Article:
Work-in-progress papers present early-stage work or other types of innovative or thought-provoking work related to the topics of the workshop. The difference between work-in-progress and regular papers is that work-in-progress submissions represent work that has not reached yet a level of completion that would warrant the full refereed selection process. We encourage researchers and practitioners to submit work-in- progress papers as this provides a unique opportunity for sharing valuable ideas, eliciting useful feedback on ongoing work, and fostering discussions and collaborations among colleagues.

    All submissions should be formatted according to the guidelines for Springer LNCS papers, and should be submitted electronically using EasyChair. Papers should be submitted electronically as a PDF file via the EasyChair system.

    Regular and work-in-progress papers should not exceed 15 pages including references. Tool papers should not exceed 6 pages including references and may have an appendix of up to 4 additional pages with usage details and tool demonstration.


    All submissions will be evaluated by the program committee. Regular papers, tool papers, and work-in-progress papers that are accepted will be presented at the workshop and included in the pre-proceedings, which will be available during the workshop. Following the tradition of the last editions, regular papers, tool papers, and invited presentations will be published as a volume in Springer's Lecture Notes in Computer Science (LNCS) series to be distributed after the workshop.

    A special issue of JLAMP, the Journal of Logical and Algebraic Methods in Programming, will be devoted to extended versions of selected papers from WRLA 2020.

    Program Committee

    • Erika Abraham - RWTH Aachen, Germany
    • María Alpuente - Universitat Politècnica de València, Spain
    • Irina Mariuca Asavoae - Trusted Labs, France
    • Kyungmin Bae - Pohang University of Science and Technology, Korea
    • Clara Bertolissi - Aix-Marseille University, France
    • Artur Boronat - University of Leicester, United Kingdom
    • Roberto Bruni - Università di Pisa, Italy
    • Francisco Durán - Universidad de Málaga, Spain
    • Santiago Escobar - Universitat Politècnica de València, Spain (co-chair)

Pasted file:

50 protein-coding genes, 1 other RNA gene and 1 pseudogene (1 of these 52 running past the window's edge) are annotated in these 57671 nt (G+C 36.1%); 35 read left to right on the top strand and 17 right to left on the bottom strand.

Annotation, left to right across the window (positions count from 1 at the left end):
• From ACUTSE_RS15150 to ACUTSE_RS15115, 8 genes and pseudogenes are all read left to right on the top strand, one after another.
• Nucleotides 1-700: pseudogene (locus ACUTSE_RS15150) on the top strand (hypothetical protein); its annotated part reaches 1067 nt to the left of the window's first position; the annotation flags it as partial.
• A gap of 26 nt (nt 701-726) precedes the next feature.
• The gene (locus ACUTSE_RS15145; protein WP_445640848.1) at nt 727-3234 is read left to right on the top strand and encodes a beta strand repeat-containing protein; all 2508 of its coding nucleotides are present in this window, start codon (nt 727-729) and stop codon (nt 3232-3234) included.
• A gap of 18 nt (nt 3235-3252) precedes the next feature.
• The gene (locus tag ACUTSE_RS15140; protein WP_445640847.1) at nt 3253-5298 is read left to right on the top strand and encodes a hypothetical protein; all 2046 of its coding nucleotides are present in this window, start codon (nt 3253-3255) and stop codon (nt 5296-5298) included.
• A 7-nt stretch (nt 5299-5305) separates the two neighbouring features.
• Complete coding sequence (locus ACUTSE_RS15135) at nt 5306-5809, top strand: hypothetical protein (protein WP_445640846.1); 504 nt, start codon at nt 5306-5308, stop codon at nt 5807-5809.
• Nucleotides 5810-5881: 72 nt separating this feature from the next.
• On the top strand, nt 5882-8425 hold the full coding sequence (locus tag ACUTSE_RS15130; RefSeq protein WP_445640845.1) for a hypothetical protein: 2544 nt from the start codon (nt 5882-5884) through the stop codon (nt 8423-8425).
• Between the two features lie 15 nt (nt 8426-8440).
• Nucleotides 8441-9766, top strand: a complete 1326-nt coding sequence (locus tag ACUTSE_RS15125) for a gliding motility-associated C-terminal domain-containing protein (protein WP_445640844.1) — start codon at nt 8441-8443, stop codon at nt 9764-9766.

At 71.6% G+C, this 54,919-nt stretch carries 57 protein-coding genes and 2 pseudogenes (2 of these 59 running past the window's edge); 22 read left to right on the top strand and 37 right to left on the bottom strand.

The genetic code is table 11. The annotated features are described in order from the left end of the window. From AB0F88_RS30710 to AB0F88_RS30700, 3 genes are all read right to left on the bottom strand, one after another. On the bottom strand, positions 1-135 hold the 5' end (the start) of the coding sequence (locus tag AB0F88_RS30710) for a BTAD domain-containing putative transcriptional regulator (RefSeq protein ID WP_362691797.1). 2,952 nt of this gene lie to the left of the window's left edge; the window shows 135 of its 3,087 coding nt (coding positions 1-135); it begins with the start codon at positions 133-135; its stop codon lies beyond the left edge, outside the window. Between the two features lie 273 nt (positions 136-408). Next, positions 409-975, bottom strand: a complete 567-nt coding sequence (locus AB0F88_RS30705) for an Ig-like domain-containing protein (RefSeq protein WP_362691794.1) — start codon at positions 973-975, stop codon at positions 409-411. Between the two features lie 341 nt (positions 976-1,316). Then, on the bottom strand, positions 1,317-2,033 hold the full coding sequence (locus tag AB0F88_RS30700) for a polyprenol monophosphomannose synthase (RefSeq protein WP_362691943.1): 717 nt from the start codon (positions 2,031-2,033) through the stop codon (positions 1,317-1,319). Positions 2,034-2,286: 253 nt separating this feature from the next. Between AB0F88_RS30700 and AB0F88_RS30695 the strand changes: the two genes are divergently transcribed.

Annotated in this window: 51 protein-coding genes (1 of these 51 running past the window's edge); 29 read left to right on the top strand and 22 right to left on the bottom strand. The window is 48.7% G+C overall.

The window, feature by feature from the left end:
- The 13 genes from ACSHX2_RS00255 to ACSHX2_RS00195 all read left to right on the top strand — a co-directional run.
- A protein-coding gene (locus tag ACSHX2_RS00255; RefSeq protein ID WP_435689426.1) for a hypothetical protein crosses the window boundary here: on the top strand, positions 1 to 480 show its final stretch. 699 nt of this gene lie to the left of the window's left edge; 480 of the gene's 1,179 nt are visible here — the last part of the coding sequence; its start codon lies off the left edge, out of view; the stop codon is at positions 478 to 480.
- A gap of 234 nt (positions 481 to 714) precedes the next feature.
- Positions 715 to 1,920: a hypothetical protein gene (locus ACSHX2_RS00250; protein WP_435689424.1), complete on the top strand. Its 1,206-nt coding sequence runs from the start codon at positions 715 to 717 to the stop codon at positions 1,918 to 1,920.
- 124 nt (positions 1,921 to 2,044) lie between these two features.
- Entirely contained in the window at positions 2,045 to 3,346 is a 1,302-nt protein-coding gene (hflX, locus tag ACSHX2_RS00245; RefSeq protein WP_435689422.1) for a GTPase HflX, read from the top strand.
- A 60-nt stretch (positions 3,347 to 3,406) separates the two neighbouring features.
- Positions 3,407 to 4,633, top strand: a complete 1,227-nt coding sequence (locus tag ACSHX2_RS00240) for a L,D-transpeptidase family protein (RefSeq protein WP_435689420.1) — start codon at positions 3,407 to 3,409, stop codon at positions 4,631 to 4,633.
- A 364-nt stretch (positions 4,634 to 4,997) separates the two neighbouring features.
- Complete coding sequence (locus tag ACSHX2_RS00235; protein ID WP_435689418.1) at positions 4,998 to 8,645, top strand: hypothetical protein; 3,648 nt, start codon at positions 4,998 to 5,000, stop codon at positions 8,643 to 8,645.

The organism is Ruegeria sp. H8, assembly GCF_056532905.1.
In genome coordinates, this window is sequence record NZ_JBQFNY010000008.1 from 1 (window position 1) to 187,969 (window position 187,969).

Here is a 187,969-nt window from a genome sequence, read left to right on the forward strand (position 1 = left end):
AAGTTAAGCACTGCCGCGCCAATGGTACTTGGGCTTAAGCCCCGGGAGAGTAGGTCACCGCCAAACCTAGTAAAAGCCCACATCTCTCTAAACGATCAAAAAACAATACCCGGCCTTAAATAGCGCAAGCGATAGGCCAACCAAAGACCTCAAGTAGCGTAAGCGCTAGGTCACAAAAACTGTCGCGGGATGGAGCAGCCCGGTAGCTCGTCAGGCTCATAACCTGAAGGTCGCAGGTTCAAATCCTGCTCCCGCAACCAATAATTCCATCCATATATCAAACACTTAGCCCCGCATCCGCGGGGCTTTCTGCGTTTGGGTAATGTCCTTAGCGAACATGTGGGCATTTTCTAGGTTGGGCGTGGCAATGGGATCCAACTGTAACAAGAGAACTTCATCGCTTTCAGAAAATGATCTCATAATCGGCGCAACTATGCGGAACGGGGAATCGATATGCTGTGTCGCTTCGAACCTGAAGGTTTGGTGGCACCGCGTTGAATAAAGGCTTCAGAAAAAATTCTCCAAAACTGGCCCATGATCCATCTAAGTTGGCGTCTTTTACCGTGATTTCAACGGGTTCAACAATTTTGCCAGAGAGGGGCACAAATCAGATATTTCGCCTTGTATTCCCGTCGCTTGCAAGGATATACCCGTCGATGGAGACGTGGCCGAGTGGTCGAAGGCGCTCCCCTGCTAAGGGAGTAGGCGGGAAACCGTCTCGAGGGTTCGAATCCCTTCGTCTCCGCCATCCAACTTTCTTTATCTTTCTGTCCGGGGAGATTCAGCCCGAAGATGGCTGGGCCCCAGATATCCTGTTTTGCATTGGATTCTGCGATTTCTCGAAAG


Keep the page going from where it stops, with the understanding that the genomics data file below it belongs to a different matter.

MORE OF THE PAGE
• Maribel Fernández - King's College London, United Kingdom
    • Thomas Genet - Université de Rennes, France
    • Raúl Gutiérrez - Universitat Politècnica de València, Spain
    • Nao Hirokawa - JAIST, Japan
    • Alexander Knapp - University Augsburg, Germany
    • Alberto Lluch-Lafuente - Technical University of Denmark, Denmark
    • Dorel Lucanu - Alexandru Ioan Cuza University, Romania
    • Narciso Martí-Oliet - Universidad Complutense de Madrid, Spain (co-chair)
    • Aart Middeldorp - University of Innsbruck, Austria
    • José Meseguer - University of Illinois at Urbana-Champaign, USA
    • Cesar A. Muñoz - NASA Langley Research Center, USA
    • Vivek Nigam - Federal University of Paraíba, Brazil
    • Etienne Payet - University of La Reunion, France
    • Kazuhiro Ogata - JAIST, Japan
    • Adrián Riesco - Universidad Complutense de Madrid, Spain
    • Christophe Ringeissen - INRIA, France
    • Camilo Rocha - Pontificia Universidad Javeriana, Colombia
    • Grigore Rosu - University of Illinois at Urbana-Champaign, USA
    • Vlad Rusu - INRIA Lille, France
    • Ralf Sasse - ETH Zurich, Switzerland
    • Traian Serbanuta - University of Bucharest, Romania
    • Carolyn Talcott - SRI International, USA

    Steering Committee

    • Kokichi Futatsugi, JAIST, Japan
    • Claude Kirchner, INRIA Research Center Bordeaux - Sud-Ouest, France
    • Narciso Martí-Oliet, Universidad Complutense de Madrid, Spain
    • José Meseguer, University of Illinois at Urbana-Champaign, USA
    • Ugo Montanari, University of Pisa, Italy
    • Grigore Rosu, University of Illinois at Urbana-Champaign, USA
    • Carolyn Talcott, SRI International, USA
    • Martin Wirsing, Ludwig Maximilians Universität München, Germany